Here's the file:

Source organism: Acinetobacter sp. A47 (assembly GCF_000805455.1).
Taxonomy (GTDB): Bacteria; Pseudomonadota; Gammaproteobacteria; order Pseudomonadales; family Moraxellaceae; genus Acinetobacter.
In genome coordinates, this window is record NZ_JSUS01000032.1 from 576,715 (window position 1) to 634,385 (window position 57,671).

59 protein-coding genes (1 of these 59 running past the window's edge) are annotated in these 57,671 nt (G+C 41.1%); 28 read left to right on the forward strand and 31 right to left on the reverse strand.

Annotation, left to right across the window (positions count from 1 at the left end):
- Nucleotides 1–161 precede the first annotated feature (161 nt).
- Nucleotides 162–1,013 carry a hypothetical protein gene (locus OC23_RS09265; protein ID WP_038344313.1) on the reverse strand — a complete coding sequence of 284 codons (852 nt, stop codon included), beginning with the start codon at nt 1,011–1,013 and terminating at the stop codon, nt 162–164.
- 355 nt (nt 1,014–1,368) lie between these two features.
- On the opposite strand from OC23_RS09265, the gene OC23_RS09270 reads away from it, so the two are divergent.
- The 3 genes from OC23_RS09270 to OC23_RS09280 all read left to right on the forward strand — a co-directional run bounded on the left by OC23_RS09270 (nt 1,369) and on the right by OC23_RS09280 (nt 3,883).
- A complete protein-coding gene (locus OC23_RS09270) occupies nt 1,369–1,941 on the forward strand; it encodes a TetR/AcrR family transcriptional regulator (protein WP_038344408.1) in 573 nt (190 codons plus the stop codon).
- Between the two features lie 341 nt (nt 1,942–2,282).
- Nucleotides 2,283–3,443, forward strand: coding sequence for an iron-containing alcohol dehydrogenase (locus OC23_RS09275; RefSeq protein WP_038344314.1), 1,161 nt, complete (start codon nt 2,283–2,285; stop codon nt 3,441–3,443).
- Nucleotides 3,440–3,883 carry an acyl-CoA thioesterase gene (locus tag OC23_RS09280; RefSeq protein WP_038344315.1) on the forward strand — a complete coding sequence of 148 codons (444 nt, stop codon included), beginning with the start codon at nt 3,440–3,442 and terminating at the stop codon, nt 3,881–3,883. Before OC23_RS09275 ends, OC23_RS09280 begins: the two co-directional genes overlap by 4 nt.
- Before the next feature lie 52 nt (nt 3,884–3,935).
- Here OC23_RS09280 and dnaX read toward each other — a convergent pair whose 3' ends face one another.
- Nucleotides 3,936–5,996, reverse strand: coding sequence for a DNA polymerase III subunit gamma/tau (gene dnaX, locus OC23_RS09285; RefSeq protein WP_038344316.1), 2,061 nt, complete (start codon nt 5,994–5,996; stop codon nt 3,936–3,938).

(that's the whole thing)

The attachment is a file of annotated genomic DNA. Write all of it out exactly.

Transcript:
Source organism: Acinetobacter sp. A47 (assembly GCF_000805455.1).
Taxonomy (GTDB): Bacteria; Pseudomonadota; Gammaproteobacteria; order Pseudomonadales; family Moraxellaceae; genus Acinetobacter.
In genome coordinates, this window is record NZ_JSUS01000032.1 from 576,715 (window position 1) to 634,385 (window position 57,671).

59 protein-coding genes (1 of these 59 running past the window's edge) are annotated in these 57,671 nt (G+C 41.1%); 28 read left to right on the forward strand and 31 right to left on the reverse strand.

Annotation, left to right across the window (positions count from 1 at the left end):
- Nucleotides 1–161 precede the first annotated feature (161 nt).
- Nucleotides 162–1,013 carry a hypothetical protein gene (locus OC23_RS09265; protein ID WP_038344313.1) on the reverse strand — a complete coding sequence of 284 codons (852 nt, stop codon included), beginning with the start codon at nt 1,011–1,013 and terminating at the stop codon, nt 162–164.
- 355 nt (nt 1,014–1,368) lie between these two features.
- On the opposite strand from OC23_RS09265, the gene OC23_RS09270 reads away from it, so the two are divergent.
- The 3 genes from OC23_RS09270 to OC23_RS09280 all read left to right on the forward strand — a co-directional run bounded on the left by OC23_RS09270 (nt 1,369) and on the right by OC23_RS09280 (nt 3,883).
- A complete protein-coding gene (locus OC23_RS09270) occupies nt 1,369–1,941 on the forward strand; it encodes a TetR/AcrR family transcriptional regulator (protein WP_038344408.1) in 573 nt (190 codons plus the stop codon).
- Between the two features lie 341 nt (nt 1,942–2,282).
- Nucleotides 2,283–3,443, forward strand: coding sequence for an iron-containing alcohol dehydrogenase (locus OC23_RS09275; RefSeq protein WP_038344314.1), 1,161 nt, complete (start codon nt 2,283–2,285; stop codon nt 3,441–3,443).
- Nucleotides 3,440–3,883 carry an acyl-CoA thioesterase gene (locus tag OC23_RS09280; RefSeq protein WP_038344315.1) on the forward strand — a complete coding sequence of 148 codons (444 nt, stop codon included), beginning with the start codon at nt 3,440–3,442 and terminating at the stop codon, nt 3,881–3,883. Before OC23_RS09275 ends, OC23_RS09280 begins: the two co-directional genes overlap by 4 nt.
- Before the next feature lie 52 nt (nt 3,884–3,935).
- Here OC23_RS09280 and dnaX read toward each other — a convergent pair whose 3' ends face one another.
- Nucleotides 3,936–5,996, reverse strand: coding sequence for a DNA polymerase III subunit gamma/tau (gene dnaX, locus OC23_RS09285; RefSeq protein WP_038344316.1), 2,061 nt, complete (start codon nt 5,994–5,996; stop codon nt 3,936–3,938).